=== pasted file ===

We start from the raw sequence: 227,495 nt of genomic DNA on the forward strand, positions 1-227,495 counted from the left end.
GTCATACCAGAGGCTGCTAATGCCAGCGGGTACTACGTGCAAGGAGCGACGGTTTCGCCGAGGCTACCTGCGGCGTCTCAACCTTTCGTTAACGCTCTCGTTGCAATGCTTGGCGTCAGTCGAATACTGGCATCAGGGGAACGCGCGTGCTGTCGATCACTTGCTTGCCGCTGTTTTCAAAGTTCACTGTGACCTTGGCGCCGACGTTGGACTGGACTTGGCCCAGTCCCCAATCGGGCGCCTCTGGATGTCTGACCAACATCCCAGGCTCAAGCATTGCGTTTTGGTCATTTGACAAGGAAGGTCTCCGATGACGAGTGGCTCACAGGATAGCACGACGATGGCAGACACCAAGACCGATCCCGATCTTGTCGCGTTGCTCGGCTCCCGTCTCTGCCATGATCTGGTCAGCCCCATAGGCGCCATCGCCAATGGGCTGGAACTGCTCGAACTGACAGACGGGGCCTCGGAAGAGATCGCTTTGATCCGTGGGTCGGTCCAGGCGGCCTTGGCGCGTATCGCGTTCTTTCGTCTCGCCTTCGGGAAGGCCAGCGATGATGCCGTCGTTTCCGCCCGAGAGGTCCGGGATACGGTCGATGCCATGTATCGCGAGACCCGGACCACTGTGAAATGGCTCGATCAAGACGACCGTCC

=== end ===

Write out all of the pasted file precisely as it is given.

We start from the raw sequence: 227,495 nt of genomic DNA on the forward strand, positions 1-227,495 counted from the left end.
GTCATACCAGAGGCTGCTAATGCCAGCGGGTACTACGTGCAAGGAGCGACGGTTTCGCCGAGGCTACCTGCGGCGTCTCAACCTTTCGTTAACGCTCTCGTTGCAATGCTTGGCGTCAGTCGAATACTGGCATCAGGGGAACGCGCGTGCTGTCGATCACTTGCTTGCCGCTGTTTTCAAAGTTCACTGTGACCTTGGCGCCGACGTTGGACTGGACTTGGCCCAGTCCCCAATCGGGCGCCTCTGGATGTCTGACCAACATCCCAGGCTCAAGCATTGCGTTTTGGTCATTTGACAAGGAAGGTCTCCGATGACGAGTGGCTCACAGGATAGCACGACGATGGCAGACACCAAGACCGATCCCGATCTTGTCGCGTTGCTCGGCTCCCGTCTCTGCCATGATCTGGTCAGCCCCATAGGCGCCATCGCCAATGGGCTGGAACTGCTCGAACTGACAGACGGGGCCTCGGAAGAGATCGCTTTGATCCGTGGGTCGGTCCAGGCGGCCTTGGCGCGTATCGCGTTCTTTCGTCTCGCCTTCGGGAAGGCCAGCGATGATGCCGTCGTTTCCGCCCGAGAGGTCCGGGATACGGTCGATGCCATGTATCGCGAGACCCGGACCACTGTGAAATGGCTCGATCAAGACGACCGTCC